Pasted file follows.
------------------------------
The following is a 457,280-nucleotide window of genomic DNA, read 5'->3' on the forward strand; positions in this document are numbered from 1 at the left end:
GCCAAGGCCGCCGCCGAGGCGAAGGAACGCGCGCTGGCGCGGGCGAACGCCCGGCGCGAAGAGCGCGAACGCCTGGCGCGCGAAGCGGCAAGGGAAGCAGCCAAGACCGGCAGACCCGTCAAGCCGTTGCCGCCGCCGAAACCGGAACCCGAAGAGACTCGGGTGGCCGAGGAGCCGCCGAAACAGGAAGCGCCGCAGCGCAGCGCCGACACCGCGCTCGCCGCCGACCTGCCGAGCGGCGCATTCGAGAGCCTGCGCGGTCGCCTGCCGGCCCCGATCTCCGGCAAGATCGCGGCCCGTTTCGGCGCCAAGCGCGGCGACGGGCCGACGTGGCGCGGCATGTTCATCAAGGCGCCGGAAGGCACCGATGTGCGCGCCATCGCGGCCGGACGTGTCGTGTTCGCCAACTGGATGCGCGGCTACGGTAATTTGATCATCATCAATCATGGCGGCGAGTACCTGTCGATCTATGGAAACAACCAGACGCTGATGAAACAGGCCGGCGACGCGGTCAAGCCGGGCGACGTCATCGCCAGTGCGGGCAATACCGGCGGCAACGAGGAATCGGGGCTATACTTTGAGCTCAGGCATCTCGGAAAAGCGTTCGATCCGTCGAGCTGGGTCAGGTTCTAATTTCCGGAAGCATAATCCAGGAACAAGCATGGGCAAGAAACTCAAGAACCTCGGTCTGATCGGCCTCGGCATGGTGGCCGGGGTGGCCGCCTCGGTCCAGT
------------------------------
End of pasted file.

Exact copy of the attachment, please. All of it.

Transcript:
The following is a 457,280-nucleotide window of genomic DNA, read 5'->3' on the forward strand; positions in this document are numbered from 1 at the left end:
GCCAAGGCCGCCGCCGAGGCGAAGGAACGCGCGCTGGCGCGGGCGAACGCCCGGCGCGAAGAGCGCGAACGCCTGGCGCGCGAAGCGGCAAGGGAAGCAGCCAAGACCGGCAGACCCGTCAAGCCGTTGCCGCCGCCGAAACCGGAACCCGAAGAGACTCGGGTGGCCGAGGAGCCGCCGAAACAGGAAGCGCCGCAGCGCAGCGCCGACACCGCGCTCGCCGCCGACCTGCCGAGCGGCGCATTCGAGAGCCTGCGCGGTCGCCTGCCGGCCCCGATCTCCGGCAAGATCGCGGCCCGTTTCGGCGCCAAGCGCGGCGACGGGCCGACGTGGCGCGGCATGTTCATCAAGGCGCCGGAAGGCACCGATGTGCGCGCCATCGCGGCCGGACGTGTCGTGTTCGCCAACTGGATGCGCGGCTACGGTAATTTGATCATCATCAATCATGGCGGCGAGTACCTGTCGATCTATGGAAACAACCAGACGCTGATGAAACAGGCCGGCGACGCGGTCAAGCCGGGCGACGTCATCGCCAGTGCGGGCAATACCGGCGGCAACGAGGAATCGGGGCTATACTTTGAGCTCAGGCATCTCGGAAAAGCGTTCGATCCGTCGAGCTGGGTCAGGTTCTAATTTCCGGAAGCATAATCCAGGAACAAGCATGGGCAAGAAACTCAAGAACCTCGGTCTGATCGGCCTCGGCATGGTGGCCGGGGTGGCCGCCTCGGTCCAGT